Entenmann’s Chocolate Fudge Iced Cake
Allegations: Misleadingly marketing that the icing is fudge when it is missing ingredients essential to fudge and contains ingredients not found in fudge
April 2020: A federal judge granted preliminary approval of a settlement agreement in which the company agreed to change the marketing materials for several of its baked goods. According to the settlement agreement, the company agreed to remove:
The agreement notes that several of the products at issue were discontinued and a few of the products are no longer controlled by Bimbo Bakeries. The settlement agreement does not provide monetary relief to the class members.
January 2018: A federal judge lifted the stay.
March 2016: This action was stayed pending decisions in two related cases in the Ninth Circuit Court of Appeals. (One of the cases was subsequently voluntarily dismissed and the other was stayed pending the FDA’s investigation regarding the proper use of the word “natural.”)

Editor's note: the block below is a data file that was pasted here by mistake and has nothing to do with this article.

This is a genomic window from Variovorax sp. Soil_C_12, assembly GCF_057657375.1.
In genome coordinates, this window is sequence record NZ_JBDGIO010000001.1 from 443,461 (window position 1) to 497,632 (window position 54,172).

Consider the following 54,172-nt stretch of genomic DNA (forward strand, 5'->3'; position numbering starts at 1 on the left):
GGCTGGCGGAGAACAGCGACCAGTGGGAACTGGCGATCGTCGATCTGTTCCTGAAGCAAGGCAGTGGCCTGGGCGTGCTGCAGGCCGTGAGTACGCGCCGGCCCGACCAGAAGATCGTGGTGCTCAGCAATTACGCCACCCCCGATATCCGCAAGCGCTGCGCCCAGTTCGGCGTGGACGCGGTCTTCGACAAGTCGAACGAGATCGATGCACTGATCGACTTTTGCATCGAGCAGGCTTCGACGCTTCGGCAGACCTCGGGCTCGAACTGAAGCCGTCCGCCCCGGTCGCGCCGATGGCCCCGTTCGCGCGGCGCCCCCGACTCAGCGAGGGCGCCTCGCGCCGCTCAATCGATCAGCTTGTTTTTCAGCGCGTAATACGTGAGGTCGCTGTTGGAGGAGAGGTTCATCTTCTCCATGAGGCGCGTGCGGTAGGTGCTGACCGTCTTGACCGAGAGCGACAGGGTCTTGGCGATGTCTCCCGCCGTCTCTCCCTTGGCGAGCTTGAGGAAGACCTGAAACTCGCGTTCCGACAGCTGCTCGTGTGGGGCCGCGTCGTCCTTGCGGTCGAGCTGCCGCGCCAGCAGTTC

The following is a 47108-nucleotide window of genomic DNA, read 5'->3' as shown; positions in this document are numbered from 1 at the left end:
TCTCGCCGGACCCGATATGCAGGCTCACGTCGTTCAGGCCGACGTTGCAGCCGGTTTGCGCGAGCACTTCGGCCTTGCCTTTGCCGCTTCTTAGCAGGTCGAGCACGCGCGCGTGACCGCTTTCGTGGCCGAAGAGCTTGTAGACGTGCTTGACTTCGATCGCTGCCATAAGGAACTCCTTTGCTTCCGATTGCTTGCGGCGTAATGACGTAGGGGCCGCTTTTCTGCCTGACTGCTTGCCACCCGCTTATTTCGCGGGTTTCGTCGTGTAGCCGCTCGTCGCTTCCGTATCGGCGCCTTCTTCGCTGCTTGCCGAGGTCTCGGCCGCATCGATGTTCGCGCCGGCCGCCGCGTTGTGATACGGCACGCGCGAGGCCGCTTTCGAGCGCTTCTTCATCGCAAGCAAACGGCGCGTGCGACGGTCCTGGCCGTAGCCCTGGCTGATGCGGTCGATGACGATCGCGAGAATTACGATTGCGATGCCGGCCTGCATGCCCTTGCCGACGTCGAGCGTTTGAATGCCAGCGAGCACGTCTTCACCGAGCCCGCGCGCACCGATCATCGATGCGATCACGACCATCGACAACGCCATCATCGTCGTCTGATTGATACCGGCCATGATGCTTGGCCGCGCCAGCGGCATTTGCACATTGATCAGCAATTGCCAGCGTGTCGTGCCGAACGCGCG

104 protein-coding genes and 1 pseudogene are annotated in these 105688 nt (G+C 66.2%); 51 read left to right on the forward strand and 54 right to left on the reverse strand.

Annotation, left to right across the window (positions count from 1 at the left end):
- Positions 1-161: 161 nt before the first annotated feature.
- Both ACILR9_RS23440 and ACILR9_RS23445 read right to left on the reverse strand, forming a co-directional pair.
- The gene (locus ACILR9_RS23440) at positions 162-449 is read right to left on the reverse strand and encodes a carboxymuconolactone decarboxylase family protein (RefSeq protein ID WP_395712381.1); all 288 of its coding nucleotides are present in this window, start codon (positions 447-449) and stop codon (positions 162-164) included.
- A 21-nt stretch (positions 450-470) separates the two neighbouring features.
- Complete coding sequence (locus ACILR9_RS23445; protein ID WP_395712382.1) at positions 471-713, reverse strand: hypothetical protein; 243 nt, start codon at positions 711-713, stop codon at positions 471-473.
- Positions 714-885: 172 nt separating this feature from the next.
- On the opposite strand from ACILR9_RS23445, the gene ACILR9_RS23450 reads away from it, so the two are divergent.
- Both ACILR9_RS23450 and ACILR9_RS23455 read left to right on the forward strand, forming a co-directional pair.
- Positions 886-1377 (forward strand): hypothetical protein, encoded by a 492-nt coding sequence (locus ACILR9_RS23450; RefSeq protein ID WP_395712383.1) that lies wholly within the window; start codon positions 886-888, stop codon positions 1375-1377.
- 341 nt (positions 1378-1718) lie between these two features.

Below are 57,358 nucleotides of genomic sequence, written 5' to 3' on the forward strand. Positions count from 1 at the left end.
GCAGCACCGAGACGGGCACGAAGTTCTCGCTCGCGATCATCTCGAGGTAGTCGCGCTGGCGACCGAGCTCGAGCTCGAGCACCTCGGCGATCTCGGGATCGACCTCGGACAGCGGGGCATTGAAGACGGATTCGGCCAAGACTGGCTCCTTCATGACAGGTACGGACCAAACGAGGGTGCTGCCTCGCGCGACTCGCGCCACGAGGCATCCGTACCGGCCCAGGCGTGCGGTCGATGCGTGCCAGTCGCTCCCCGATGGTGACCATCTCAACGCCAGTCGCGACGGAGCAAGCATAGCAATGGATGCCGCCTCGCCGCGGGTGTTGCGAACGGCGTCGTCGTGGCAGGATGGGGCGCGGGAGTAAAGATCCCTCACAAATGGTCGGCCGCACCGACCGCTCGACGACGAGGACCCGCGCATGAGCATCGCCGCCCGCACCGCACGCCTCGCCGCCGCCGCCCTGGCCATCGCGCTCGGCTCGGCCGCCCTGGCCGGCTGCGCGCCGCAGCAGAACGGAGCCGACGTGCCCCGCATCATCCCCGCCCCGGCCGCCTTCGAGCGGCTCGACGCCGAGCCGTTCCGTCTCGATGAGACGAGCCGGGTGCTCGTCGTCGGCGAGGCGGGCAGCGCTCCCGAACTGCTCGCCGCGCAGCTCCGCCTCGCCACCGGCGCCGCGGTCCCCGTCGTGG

March 2014: A federal judge dismissed some of the class-action claims originally filed against Bimbo Bakeries in 2013 for false advertising. The remaining claims allege that the company:
To read the full decision and learn more about the dismissed claims, click here.
March 2013: A class-action lawsuit was filed against Bimbo Bakeries for deceptive marketing by allegedly making false statements about the nutrient content and health benefits of some of its bakery products. Among the products at issue are Thomas’s Plain Bagel Thins, Sara Lee 100% Whole Wheat Bread, Sara Lee Soft & Smooth Whole Grain White Bread, Boboli Whole Wheat Thin Pizza Crust, Bimbo Original Toasted Bread, and its Entenmann’s products line. (Ang et al. v. Bimbo Bakeries USA, Inc., Case No. 13-cv-1196, N.D. Cal.)
For more information about other class-action lawsuits filed against Bimbo Bakeries and TINA.org’s coverage of the company, click here.
Lawsuits allege brownie brands and others lack the essential dairy ingredients to call their products fudge.
And it’s a hearty fee that food manufacturers pay for the right to display the AHA’s heart-check mark.
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